Kirk v. StateAnnotate this Case
254 Ind. 54 (1970)
257 N.E.2d 304
KIRK v. STATE OF INDIANA.
Supreme Court of Indiana.
Filed April 24, 1970.
Rehearing denied June 4, 1970.
Alexis T. Cholis, of South Bend, for appellant.
Theodore L. Sendak, Attorney General and William F. Thompson, Deputy Attorney General, for appellee.
*55 HUNTER, C.J.
Appellant was charged by affidavit with robbery by putting in fear. On trial before a jury, appellant was convicted of the included offense of theft from the person and was thereupon sentenced to the Indiana Reformatory for a period of not less than one year nor more than ten years and fined in the sum of five thousand dollars and costs.
On this appeal appellant raises only the question of whether the evidence is sufficient to sustain the jury's verdict. In the memorandum accompanying his motion for new trial, appellant asserts that there was insufficient evidence to establish his identity as the perpetrator of the crime.
Looking to the evidence most favorable to the state we note the following facts: on March 12, 1968, one Jerry Miller was working as a gas station attendant for the Liberty Petroleum Company on McKinley Highway in Mishawaka, Indiana. At about 1:30 A.M. he was just finishing mopping the office floor when a man, later identified as appellant, came into the service station office and said that it was a "stick-up". Initially, Miller thought appellant was "kidding" but upon being reassured by appellant that it was no joke, he handed appellant approximately ninety ($90) dollars in bills and change. As soon as the appellant left the station Miller went to the telephone to call the police. The appellant, however, apparently heard Miller, because he re-entered the service station and pulled the receiver wires out of the telephone. When leaving for the second time, appellant told Miller to give him five minutes or, in appellant's words, "I'll blast you."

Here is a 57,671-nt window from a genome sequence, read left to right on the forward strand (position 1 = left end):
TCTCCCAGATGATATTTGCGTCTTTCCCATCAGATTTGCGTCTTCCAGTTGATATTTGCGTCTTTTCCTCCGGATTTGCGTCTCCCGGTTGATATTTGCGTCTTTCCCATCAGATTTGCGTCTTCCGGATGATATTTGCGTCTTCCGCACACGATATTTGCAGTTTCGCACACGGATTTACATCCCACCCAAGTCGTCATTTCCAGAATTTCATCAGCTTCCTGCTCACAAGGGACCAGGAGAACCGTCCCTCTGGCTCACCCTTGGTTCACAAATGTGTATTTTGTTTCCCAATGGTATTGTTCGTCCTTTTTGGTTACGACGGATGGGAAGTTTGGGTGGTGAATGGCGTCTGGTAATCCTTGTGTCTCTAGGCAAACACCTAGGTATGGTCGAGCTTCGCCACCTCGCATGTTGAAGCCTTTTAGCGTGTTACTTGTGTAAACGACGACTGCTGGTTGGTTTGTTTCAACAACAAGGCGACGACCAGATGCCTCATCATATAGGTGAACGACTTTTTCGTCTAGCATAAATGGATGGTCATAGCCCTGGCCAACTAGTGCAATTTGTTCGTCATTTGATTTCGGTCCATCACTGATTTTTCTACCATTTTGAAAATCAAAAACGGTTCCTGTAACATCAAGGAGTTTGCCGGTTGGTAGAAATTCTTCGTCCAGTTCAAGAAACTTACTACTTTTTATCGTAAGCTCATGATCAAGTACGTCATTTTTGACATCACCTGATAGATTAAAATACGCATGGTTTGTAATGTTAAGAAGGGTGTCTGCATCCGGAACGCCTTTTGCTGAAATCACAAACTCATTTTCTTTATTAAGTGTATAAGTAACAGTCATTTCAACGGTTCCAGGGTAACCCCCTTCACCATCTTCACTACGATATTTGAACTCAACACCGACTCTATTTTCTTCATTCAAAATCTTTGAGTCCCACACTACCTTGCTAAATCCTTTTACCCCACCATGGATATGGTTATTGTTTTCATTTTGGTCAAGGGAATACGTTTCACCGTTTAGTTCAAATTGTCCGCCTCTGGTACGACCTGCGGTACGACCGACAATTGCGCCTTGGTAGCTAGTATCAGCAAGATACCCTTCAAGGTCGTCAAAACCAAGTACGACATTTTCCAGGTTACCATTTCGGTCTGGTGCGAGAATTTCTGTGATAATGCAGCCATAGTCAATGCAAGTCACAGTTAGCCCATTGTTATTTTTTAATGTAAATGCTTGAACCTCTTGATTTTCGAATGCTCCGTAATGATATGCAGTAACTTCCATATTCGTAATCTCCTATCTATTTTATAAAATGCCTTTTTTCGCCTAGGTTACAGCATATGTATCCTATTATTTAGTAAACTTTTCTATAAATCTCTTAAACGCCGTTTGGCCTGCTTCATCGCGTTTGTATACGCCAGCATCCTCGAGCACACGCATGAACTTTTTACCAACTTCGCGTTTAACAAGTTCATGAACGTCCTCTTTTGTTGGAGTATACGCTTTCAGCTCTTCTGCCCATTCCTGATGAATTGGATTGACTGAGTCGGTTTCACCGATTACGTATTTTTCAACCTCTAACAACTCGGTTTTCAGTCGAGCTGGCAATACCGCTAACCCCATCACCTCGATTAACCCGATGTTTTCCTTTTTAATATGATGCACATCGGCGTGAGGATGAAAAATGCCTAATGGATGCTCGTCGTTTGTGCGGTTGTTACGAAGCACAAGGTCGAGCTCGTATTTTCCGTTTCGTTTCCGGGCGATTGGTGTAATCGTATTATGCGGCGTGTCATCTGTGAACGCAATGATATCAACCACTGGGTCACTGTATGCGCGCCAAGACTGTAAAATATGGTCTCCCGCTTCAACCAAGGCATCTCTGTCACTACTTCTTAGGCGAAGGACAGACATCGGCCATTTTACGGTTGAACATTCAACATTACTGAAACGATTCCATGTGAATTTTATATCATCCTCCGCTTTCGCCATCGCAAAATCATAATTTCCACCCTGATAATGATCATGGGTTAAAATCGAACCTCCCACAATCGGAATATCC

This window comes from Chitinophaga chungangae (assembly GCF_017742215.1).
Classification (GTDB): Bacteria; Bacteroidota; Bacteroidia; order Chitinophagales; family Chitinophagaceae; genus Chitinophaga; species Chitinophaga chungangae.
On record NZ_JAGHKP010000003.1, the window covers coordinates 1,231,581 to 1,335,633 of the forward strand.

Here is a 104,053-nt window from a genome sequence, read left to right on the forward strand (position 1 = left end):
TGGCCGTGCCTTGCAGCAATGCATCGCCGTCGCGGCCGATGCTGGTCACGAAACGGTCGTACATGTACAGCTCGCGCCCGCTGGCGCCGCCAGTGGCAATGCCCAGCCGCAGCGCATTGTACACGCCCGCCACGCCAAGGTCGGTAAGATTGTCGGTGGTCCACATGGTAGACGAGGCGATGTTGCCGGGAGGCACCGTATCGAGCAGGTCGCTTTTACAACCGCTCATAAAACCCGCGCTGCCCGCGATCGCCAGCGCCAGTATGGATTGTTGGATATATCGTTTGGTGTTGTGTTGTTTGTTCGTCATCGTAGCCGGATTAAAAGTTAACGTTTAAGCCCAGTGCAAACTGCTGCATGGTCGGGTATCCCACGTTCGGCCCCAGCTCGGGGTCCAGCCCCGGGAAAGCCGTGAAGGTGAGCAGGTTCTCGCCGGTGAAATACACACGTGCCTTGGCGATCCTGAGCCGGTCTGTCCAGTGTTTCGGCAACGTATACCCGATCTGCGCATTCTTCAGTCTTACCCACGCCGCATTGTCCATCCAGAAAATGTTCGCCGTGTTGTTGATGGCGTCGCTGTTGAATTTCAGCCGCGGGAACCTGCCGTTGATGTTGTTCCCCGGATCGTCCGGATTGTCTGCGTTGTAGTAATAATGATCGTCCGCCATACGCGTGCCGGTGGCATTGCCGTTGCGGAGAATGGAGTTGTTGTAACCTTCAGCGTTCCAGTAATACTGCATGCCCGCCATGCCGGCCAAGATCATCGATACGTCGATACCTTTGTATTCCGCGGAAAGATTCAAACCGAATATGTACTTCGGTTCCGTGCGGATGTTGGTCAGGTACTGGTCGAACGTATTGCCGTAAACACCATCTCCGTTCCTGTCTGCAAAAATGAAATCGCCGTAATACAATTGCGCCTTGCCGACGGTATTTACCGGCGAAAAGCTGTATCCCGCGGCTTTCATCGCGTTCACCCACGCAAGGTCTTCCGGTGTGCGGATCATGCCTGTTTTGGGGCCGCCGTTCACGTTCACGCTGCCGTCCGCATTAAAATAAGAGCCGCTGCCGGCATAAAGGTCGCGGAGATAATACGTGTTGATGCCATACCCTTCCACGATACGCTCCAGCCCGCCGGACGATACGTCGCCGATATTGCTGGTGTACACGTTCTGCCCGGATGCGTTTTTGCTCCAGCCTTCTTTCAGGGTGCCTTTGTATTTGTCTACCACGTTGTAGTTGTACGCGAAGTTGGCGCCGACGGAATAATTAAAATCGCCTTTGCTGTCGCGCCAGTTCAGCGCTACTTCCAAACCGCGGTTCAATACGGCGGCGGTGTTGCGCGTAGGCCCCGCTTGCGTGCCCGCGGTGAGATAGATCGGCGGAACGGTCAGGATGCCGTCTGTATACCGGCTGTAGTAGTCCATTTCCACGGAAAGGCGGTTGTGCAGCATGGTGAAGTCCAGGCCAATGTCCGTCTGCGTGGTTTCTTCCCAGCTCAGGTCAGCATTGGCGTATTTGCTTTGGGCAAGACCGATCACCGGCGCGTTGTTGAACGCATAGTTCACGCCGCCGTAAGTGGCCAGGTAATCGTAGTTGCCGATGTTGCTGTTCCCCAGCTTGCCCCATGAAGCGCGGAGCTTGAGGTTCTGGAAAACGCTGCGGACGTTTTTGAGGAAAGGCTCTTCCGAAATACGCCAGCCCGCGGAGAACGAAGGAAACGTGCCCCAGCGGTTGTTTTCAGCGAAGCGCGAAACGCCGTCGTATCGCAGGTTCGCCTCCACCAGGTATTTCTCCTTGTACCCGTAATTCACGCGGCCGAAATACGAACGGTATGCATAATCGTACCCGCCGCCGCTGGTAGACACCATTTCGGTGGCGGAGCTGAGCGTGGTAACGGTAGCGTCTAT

Miller testified that appellant was in his presence for approximately five or six minutes and that the service station office was adequately lit so that appellant's features were readily discernible. To corroborate Miller's testimony as to the identity of appellant was that of one Carol Boyd who testified that appellant and a friend stopped at her house on the evening of March 12 and asked if there had been any policemen looking for them, and if she had a gun. Both men had been *56 drinking heavily and at one point she overheard appellant make a statement that he had gotten money from the Liberty Service Station; she indicated that he was "more or less bragging about it."
Appellant, in his brief, does a noteworthy job of attempting to impeach the credibility of both Miller and Boyd. However, as this court has said on numerous occasions we will not weigh the evidence nor determine the credibility of the witnesses. Leaver v. State (1968), 250 Ind. 523, 237 N.E.2d 368; Stock v. State (1966), 247 Ind. 532, 219 N.E.2d 809. There is clearly evidence in this case of probative value from which a jury could find that appellant was indeed the man that robbed the service station.
For the foregoing reasons the judgment of the trial court is affirmed.
Arterburn, DeBruler and Givan, JJ., Concur.
Jackson, J., Dissents.
NOTE Reported in 257 N.E.2d 304.